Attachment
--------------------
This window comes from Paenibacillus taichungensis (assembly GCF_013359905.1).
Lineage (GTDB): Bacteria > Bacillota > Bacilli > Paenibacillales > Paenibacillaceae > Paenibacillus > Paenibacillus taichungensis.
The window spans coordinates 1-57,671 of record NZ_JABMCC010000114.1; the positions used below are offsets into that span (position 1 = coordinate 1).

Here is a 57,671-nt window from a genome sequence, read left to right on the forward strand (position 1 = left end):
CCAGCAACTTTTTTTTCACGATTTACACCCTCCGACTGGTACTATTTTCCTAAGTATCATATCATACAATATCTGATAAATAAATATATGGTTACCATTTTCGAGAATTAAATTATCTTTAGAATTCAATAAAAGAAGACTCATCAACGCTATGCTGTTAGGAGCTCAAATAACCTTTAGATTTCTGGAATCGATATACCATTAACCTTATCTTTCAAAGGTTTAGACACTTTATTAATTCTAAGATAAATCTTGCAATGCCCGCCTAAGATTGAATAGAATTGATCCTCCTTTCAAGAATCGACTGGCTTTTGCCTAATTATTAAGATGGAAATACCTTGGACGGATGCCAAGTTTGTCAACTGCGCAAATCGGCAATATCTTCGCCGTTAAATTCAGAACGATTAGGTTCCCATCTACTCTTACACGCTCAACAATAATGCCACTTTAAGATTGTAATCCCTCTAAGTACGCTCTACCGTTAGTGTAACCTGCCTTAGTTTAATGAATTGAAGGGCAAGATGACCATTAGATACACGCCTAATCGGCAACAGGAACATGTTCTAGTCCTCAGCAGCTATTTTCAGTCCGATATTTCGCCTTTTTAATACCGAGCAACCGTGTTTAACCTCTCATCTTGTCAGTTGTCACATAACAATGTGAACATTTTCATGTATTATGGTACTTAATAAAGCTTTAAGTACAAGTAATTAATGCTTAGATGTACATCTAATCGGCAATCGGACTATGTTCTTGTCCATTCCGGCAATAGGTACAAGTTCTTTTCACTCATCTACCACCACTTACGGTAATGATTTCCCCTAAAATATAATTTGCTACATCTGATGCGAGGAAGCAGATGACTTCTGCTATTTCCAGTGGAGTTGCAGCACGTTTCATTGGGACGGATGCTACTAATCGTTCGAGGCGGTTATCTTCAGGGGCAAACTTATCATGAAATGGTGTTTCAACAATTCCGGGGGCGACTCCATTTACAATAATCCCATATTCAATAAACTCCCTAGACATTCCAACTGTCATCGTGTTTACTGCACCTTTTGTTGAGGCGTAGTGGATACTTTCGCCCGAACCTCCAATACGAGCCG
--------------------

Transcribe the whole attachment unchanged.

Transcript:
This window comes from Paenibacillus taichungensis (assembly GCF_013359905.1).
Lineage (GTDB): Bacteria > Bacillota > Bacilli > Paenibacillales > Paenibacillaceae > Paenibacillus > Paenibacillus taichungensis.
The window spans coordinates 1-57,671 of record NZ_JABMCC010000114.1; the positions used below are offsets into that span (position 1 = coordinate 1).

Here is a 57,671-nt window from a genome sequence, read left to right on the forward strand (position 1 = left end):
CCAGCAACTTTTTTTTCACGATTTACACCCTCCGACTGGTACTATTTTCCTAAGTATCATATCATACAATATCTGATAAATAAATATATGGTTACCATTTTCGAGAATTAAATTATCTTTAGAATTCAATAAAAGAAGACTCATCAACGCTATGCTGTTAGGAGCTCAAATAACCTTTAGATTTCTGGAATCGATATACCATTAACCTTATCTTTCAAAGGTTTAGACACTTTATTAATTCTAAGATAAATCTTGCAATGCCCGCCTAAGATTGAATAGAATTGATCCTCCTTTCAAGAATCGACTGGCTTTTGCCTAATTATTAAGATGGAAATACCTTGGACGGATGCCAAGTTTGTCAACTGCGCAAATCGGCAATATCTTCGCCGTTAAATTCAGAACGATTAGGTTCCCATCTACTCTTACACGCTCAACAATAATGCCACTTTAAGATTGTAATCCCTCTAAGTACGCTCTACCGTTAGTGTAACCTGCCTTAGTTTAATGAATTGAAGGGCAAGATGACCATTAGATACACGCCTAATCGGCAACAGGAACATGTTCTAGTCCTCAGCAGCTATTTTCAGTCCGATATTTCGCCTTTTTAATACCGAGCAACCGTGTTTAACCTCTCATCTTGTCAGTTGTCACATAACAATGTGAACATTTTCATGTATTATGGTACTTAATAAAGCTTTAAGTACAAGTAATTAATGCTTAGATGTACATCTAATCGGCAATCGGACTATGTTCTTGTCCATTCCGGCAATAGGTACAAGTTCTTTTCACTCATCTACCACCACTTACGGTAATGATTTCCCCTAAAATATAATTTGCTACATCTGATGCGAGGAAGCAGATGACTTCTGCTATTTCCAGTGGAGTTGCAGCACGTTTCATTGGGACGGATGCTACTAATCGTTCGAGGCGGTTATCTTCAGGGGCAAACTTATCATGAAATGGTGTTTCAACAATTCCGGGGGCGACTCCATTTACAATAATCCCATATTCAATAAACTCCCTAGACATTCCAACTGTCATCGTGTTTACTGCACCTTTTGTTGAGGCGTAGTGGATACTTTCGCCCGAACCTCCAATACGAGCCG